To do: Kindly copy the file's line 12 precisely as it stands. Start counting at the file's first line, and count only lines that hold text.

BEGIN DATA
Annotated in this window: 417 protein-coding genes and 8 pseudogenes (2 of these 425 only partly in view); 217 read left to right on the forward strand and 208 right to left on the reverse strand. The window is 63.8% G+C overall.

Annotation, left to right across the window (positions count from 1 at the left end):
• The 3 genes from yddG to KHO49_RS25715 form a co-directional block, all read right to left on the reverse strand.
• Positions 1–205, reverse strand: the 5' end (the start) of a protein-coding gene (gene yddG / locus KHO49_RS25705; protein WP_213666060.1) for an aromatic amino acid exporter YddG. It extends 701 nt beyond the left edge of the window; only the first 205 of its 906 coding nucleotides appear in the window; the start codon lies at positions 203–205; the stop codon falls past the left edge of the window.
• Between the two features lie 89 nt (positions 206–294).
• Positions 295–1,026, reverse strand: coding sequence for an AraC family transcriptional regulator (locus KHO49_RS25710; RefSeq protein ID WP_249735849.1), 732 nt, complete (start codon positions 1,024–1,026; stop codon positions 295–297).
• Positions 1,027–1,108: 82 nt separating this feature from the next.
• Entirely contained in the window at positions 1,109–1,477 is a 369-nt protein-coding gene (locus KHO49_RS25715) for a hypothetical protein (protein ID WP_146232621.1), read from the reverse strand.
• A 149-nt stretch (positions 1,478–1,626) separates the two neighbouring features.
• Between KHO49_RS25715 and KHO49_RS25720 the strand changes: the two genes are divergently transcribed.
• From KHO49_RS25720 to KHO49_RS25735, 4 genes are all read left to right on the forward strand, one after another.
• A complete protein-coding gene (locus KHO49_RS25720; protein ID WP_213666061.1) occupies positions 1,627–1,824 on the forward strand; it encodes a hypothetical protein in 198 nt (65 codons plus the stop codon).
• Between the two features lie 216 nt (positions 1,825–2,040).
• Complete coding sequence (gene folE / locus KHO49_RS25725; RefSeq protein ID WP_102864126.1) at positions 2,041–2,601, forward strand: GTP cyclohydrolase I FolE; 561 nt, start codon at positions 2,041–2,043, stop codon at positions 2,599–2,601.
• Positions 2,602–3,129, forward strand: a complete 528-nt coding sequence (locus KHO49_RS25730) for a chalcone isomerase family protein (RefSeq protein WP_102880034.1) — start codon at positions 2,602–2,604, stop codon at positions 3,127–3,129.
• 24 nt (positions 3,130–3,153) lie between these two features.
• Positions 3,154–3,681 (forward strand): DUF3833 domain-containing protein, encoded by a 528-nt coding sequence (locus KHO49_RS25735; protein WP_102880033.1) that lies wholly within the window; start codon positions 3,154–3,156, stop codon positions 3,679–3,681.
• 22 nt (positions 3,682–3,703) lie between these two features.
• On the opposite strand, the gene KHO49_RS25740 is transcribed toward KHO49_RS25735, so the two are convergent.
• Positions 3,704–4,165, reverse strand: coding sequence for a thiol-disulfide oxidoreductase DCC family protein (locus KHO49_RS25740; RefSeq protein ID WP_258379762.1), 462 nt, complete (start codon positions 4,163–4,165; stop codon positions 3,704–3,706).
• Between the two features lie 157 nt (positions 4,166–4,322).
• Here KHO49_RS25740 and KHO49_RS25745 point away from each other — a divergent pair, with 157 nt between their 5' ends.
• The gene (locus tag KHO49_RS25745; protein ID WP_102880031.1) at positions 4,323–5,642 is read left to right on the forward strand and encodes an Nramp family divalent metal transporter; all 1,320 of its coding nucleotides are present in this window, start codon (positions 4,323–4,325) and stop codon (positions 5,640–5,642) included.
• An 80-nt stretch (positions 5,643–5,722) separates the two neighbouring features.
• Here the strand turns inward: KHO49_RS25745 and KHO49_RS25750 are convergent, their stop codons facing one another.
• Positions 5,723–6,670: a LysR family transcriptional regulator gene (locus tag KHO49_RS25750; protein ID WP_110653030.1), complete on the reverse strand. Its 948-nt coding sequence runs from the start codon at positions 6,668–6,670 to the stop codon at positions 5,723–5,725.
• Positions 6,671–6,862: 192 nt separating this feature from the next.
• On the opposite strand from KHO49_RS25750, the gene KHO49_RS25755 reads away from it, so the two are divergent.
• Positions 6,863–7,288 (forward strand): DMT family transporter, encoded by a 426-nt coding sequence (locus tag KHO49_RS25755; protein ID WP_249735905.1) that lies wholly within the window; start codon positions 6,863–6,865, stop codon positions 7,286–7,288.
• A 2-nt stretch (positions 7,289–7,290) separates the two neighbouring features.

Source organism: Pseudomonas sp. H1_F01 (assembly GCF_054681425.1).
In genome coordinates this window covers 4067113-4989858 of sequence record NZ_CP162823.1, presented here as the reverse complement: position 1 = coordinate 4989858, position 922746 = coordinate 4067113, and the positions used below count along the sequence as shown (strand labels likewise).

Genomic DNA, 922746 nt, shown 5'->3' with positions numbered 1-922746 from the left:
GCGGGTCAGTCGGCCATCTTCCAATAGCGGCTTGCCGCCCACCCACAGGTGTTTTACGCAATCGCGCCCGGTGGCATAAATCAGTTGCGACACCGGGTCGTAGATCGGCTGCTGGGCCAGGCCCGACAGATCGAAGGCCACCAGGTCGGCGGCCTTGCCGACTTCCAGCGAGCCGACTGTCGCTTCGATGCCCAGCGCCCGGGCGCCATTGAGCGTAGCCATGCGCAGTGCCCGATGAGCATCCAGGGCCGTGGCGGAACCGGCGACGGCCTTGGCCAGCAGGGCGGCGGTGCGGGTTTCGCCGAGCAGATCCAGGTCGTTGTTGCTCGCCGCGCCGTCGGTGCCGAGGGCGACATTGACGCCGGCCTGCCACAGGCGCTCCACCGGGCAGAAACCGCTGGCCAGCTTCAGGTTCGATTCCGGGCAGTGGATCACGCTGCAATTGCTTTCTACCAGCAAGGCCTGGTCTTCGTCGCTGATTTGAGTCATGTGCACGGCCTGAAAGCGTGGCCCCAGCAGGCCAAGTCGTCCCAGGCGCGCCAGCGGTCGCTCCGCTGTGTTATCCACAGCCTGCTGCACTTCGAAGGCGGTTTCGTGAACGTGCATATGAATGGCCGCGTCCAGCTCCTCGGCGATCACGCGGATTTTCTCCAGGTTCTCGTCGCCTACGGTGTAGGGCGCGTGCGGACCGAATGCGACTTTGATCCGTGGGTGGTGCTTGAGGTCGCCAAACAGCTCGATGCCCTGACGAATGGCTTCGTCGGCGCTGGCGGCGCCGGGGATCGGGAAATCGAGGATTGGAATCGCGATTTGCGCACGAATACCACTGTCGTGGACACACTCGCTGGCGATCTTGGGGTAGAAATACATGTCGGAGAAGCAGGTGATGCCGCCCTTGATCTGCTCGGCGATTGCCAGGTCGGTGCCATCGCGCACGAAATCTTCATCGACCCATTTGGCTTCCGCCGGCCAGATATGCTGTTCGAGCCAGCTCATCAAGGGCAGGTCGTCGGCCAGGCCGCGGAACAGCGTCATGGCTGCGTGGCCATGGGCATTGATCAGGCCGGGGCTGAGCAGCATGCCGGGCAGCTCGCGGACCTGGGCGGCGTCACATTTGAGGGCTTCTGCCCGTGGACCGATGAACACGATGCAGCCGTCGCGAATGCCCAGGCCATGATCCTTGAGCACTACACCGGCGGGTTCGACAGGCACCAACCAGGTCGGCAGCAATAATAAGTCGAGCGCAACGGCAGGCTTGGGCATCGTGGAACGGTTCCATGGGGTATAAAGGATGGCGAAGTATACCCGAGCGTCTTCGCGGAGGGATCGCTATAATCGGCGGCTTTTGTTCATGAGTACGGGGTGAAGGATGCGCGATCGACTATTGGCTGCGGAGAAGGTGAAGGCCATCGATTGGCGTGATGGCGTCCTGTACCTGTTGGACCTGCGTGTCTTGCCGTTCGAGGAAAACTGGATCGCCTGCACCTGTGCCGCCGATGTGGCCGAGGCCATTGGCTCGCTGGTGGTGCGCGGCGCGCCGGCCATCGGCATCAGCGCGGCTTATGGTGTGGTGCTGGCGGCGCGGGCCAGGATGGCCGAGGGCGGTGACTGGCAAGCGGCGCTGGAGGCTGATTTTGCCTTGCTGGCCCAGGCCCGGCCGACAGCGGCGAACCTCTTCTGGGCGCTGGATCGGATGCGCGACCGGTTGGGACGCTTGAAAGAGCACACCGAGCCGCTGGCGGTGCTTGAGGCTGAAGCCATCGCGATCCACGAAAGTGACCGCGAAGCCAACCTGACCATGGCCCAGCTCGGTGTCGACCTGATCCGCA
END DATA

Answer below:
• A complete protein-coding gene (locus KHO49_RS25720; protein ID WP_213666061.1) occupies positions 1,627–1,824 on the forward strand; it encodes a hypothetical protein in 198 nt (65 codons plus the stop codon).